California Wolf Center Photo Tour | Julian, CA | Wolf Photography
I love, love, love wolves. I am fascinated by them. They are such beautiful and often misunderstood creatures. They truly are not the “big, bad wolves” of our childhood stories. Wolves are curious but wary of people and really don’t want much to do with us. I want the world to know the true story of these beings and the best way I can to do that is to support The California Wolf Center, an organization dedicated to educating the public and the recovery of wolves in the wild.
A few months ago, my mom and I (my mom loves wolves, too) woke up before the sun and headed up to Julian (about 1.5 hours from our home in San Diego) for an early-morning photo tour. We were welcomed to the Wolf Center by one of the volunteers. I gathered my arsenal of camera gear and we headed into the main Rocky Mountain Gray Wolf enclosure. I wish I could remember how many wolves were in it — somewhere between five and 10. Stepping inside was such a rush. These wolves are somewhat used to people but they are by no means domesticated. Most of the wolves came into view to check us out but quickly disappeared. We walked along the fence line and found a spot where I was happy with the backgrounds and the light.
The wolves checked us out a bit but quickly became bored. To keep the wolves’ interest, our tour guide broke open a can of wet dog food and tossed small chunks 40 to 50 feet away from us. The wolves loved it! I loved it, too; I was able to capture photos of the wolves as they moved all around me. We all had to stay as still as possible; a quick movement would scare the wolves and they would move away. That worked in our favor at times, though. Sometimes they would get a little too close so all we had to do was move a little and they would run back.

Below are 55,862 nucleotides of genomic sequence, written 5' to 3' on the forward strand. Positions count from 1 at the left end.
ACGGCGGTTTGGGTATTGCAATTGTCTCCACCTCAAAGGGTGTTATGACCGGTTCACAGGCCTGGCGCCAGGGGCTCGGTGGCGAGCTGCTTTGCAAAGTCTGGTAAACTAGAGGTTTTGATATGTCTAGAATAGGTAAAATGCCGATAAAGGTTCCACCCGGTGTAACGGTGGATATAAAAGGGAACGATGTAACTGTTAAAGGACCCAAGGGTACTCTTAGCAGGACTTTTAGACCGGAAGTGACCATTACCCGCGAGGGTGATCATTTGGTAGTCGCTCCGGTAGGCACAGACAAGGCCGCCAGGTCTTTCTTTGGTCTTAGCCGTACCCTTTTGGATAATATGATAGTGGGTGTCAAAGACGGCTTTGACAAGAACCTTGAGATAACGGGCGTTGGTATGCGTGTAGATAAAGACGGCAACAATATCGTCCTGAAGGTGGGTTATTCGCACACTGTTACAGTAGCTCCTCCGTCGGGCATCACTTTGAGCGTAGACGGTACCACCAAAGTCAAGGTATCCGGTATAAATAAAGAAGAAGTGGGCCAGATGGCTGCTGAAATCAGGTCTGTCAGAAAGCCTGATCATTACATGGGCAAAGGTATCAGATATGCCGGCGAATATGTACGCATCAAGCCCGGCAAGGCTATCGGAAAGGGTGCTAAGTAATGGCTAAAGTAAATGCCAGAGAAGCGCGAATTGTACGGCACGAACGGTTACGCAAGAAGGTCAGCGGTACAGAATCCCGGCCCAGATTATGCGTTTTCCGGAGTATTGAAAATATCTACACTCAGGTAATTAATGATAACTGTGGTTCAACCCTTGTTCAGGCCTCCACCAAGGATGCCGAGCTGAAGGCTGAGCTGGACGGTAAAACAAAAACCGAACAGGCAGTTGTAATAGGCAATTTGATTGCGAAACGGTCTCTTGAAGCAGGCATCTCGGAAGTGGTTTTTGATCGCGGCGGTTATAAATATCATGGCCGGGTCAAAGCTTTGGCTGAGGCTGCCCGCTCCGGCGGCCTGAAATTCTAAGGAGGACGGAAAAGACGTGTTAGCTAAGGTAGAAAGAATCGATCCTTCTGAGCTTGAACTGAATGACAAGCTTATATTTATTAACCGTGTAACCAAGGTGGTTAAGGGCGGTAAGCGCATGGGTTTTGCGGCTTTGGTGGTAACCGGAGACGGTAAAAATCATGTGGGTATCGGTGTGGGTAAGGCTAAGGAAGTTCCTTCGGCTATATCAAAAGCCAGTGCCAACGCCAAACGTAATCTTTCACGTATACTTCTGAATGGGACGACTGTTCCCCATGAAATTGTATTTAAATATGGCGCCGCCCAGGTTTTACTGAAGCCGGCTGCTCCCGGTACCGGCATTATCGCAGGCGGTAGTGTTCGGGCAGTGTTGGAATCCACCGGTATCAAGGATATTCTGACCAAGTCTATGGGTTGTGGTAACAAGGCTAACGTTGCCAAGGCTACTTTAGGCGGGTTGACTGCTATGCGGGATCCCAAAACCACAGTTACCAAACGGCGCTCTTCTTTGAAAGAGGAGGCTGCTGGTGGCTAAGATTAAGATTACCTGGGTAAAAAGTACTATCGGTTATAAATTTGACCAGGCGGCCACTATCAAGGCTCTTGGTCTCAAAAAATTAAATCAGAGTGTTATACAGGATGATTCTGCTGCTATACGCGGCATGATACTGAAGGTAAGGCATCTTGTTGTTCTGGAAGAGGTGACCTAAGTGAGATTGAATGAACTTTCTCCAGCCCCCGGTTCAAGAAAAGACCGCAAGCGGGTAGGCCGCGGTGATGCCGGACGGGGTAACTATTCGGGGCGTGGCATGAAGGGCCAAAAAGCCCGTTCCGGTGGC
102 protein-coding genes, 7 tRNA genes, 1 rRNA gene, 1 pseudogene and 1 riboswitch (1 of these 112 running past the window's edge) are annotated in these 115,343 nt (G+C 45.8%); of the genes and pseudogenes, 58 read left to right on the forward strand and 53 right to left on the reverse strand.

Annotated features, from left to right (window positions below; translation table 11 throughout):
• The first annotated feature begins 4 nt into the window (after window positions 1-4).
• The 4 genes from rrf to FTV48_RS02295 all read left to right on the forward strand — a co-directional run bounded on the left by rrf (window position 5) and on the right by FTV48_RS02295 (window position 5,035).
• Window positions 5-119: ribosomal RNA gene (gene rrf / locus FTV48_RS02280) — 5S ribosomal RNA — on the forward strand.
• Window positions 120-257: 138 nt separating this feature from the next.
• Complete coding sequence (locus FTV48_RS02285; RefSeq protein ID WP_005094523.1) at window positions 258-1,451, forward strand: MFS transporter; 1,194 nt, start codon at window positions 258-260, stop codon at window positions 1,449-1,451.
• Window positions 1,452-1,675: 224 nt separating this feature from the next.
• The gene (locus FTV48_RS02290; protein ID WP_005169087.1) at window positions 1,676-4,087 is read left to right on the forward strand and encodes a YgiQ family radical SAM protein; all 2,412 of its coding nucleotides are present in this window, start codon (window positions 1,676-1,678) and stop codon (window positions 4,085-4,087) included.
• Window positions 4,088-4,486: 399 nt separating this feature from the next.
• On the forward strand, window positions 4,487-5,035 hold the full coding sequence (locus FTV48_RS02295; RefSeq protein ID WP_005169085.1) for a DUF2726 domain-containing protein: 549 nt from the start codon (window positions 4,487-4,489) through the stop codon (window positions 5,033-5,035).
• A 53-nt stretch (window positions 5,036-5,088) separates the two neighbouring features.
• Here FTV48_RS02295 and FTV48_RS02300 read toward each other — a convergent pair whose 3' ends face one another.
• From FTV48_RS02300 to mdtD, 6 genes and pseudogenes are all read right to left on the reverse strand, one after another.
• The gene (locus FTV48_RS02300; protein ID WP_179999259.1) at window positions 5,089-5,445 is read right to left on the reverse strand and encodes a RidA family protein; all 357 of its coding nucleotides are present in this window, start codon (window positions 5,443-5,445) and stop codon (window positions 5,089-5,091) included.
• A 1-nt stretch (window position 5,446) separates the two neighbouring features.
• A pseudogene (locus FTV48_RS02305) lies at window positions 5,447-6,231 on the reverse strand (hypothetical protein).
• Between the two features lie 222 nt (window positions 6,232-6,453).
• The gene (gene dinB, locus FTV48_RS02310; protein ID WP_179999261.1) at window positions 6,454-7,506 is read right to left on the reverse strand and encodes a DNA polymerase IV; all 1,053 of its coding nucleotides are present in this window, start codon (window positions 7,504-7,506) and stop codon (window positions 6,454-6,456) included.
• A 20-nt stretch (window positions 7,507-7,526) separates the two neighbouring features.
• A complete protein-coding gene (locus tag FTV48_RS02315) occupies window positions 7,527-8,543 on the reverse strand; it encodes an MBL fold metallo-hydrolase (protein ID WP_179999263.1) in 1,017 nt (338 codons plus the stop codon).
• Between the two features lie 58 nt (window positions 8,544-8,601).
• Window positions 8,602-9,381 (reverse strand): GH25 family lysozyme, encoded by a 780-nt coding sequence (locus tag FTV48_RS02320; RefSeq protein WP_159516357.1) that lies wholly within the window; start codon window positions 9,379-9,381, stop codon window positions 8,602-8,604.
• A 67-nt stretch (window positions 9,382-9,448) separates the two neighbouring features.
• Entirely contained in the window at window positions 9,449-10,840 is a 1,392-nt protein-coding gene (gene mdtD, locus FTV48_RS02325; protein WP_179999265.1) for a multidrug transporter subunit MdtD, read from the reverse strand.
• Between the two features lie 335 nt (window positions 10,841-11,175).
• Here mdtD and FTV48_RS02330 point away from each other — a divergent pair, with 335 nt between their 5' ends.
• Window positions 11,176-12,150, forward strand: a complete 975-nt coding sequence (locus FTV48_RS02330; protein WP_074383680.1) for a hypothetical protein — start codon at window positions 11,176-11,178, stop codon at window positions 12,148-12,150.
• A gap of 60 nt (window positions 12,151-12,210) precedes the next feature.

After the Rocky Mountain Gray Wolves, we headed into the Mexican Gray Wolf enclosure. The three Mexican Grays are extremely skittish. They want absolutely nothing to do with people. The Wolf Center participates in the recovery efforts of Mexican Gray Wolves in the wild and therefore, their Mexican Wolves are potential release candidates. Because of this, it’s important to keep the wolves with a healthy fear of humans and never feed them anything other than what they’d eat in nature. They don’t get dog food, beef, pork, chicken or any livestock. They are only fed their natural prey, such as deer.
It is truly magical being inside the enclosures with these creatures. Knowing that I was only a few short feet away from a real wolf is pretty incredible. To see their movements and mannerisms, to look into their golden eyes, to make a connection with a wild predator… there’s just nothing quite like it and I can’t wait until I can go back!
All the photos you see below are the Rocky Mountain Gray Wolves except the last photo (bottom-middle if you are viewing in a computer browser), which is one of the Mexican Gray Wolves.